Saturday, November 27

Back to school, but still locked up for many


Nearly 400,000 children in Auckland, Northland and Waikato are starting the last school term of the year learning from home today.

Boy studying homework math during his online lesson at home, social distancing during quarantine.  Concept of self isolation and online education caused by coronavirus pandemic

Photo: 123RF

Schools in all three regions are remote learning because they are at alert level 3, although in Northland and Waikato that state was scheduled to change tonight.

Auckland principals told RNZ that re-engaging children and preparing teens for the NCEA exams were their priorities for the fourth quarter.

Carmel College principal Chris Allen said his school would start the fourth quarter with only one student on site.

The most important job ahead was to prepare seniors for the NCEA exams in November, he said.

“There aren’t many weeks left before the external exams start. How do we provide them with the review exercises? We haven’t been able to run drills. How do we give them the confidence to prepare for those exams? That is our biggest concern at the moment.”

Allen said schools also had to meet new requirements, including records of student immunization status, regular staff testing, and required vaccinations for them.

Also, schools had to be ready to reopen on short notice.

“The ministry is stating that they will give us 48 hours notice, but we have to get everyone who comes to the site with a Covid test before they are allowed to be on the site so that we can get everyone to get one. test., and you think of the thousands of workers across Auckland, it could be quite a challenge, “he said.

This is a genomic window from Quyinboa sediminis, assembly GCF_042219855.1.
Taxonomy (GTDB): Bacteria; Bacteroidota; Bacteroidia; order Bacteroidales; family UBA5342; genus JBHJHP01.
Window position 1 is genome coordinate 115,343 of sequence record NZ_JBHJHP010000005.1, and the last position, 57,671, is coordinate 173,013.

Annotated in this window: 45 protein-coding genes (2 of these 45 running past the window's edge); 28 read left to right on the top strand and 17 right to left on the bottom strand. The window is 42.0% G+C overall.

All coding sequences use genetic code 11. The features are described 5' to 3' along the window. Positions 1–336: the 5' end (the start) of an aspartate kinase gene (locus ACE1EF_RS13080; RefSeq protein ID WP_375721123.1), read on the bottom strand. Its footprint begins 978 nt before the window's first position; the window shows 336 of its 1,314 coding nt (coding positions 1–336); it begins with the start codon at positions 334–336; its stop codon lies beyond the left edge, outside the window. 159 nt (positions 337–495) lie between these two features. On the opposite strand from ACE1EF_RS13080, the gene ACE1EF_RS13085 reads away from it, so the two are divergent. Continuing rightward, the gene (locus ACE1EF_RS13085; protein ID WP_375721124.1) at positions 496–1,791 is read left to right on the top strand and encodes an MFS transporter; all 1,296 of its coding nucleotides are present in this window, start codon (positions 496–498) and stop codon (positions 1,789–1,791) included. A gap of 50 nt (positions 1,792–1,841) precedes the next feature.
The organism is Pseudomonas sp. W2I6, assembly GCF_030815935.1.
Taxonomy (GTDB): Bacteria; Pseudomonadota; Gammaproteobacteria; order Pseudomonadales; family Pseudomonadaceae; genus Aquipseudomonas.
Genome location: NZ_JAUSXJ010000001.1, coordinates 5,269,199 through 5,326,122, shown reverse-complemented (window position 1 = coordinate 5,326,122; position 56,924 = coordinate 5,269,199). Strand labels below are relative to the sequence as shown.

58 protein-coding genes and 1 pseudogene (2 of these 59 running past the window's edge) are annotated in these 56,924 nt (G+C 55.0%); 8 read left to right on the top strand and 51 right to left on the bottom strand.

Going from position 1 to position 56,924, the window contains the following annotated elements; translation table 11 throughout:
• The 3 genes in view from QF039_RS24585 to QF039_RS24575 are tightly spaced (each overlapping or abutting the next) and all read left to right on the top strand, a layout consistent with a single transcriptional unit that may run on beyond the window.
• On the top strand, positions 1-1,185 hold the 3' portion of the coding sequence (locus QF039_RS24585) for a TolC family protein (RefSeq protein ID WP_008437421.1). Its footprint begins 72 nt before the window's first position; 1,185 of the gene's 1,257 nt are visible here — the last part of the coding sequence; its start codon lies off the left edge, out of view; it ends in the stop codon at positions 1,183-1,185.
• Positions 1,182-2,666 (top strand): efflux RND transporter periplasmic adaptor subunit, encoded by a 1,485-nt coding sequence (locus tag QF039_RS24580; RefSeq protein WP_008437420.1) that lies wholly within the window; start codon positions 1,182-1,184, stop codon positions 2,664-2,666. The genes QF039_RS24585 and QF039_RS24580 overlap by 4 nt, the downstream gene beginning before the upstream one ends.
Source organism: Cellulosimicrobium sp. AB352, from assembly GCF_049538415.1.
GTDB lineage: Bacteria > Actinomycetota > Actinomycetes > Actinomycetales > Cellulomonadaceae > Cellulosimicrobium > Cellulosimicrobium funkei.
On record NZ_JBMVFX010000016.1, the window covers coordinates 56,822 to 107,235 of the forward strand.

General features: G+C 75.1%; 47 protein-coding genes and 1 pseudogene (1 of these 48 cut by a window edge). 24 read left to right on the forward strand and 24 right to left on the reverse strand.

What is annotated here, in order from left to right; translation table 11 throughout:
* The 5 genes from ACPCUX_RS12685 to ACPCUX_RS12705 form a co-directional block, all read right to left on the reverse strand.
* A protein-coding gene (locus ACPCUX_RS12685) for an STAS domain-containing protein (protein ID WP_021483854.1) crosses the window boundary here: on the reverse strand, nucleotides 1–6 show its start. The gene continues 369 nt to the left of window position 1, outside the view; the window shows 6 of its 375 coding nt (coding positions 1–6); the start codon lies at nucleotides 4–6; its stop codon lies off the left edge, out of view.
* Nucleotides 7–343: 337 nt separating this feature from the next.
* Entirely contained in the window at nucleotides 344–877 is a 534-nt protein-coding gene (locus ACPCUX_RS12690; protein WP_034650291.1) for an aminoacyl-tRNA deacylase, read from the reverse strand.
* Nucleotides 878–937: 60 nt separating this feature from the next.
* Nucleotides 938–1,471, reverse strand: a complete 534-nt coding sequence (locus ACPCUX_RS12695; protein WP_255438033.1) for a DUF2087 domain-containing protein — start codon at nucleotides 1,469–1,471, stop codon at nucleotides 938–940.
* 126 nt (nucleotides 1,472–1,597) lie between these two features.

James Cook High School Principal Grant McMillan said it would be important to mark today as the beginning of a new school term to get the attention of students.

“One of the challenges of the confinement is that the days begin to blur and for our students it is also about their tranquility, their well-being and also their anxiety. It is also for the families to help us to get our students involved again and again. to learn the best we can, “he said.

The school wanted to re-engage all students who had been learning online and also those who had dropped out.

“We have learned that a large number of our young people are really involved in employment right now, many of them in the essential space. Some of them are in the meeting and they greet and direct the staff at the vaccination centers and things like good because of course they have other language skills. We know what it takes for our students. It’s about making that connection and getting them engaged again, “he said.

Auckland Primary Principals Association President Stephen Lethbridge said schools would resume remote learning with an eye on the possibility of reopening.

“We really need to be prepared in week-long blocks. We pretty much comply with Cabinet decisions and any decisions that come out of the Cabinet meeting on Monday and then go to alert level,” he said.

Schools in Waikato and Northland also started the quarter at Level 3 on Monday, although it could only be for one day.

Manaia View School principal Leanne Otene said it wasn’t easy.

“Organizing staff in a bubble level 3 school, as we call it, is very, very complicated. It is a day and we must make sure that all staff going to the school have been screened, have obtained a negative Covid test,” said. said.

Some staff members got their exams early last week and learned that they had to be done no more than five days before classes started, so they had to do it again.

Level 3 was scheduled to expire in Northland and Waikato on Monday night. If that happened, schools in the regions had 48 hours to prepare to reopen as usual, meaning many would not return to classes until Thursday.


www.rnz.co.nz

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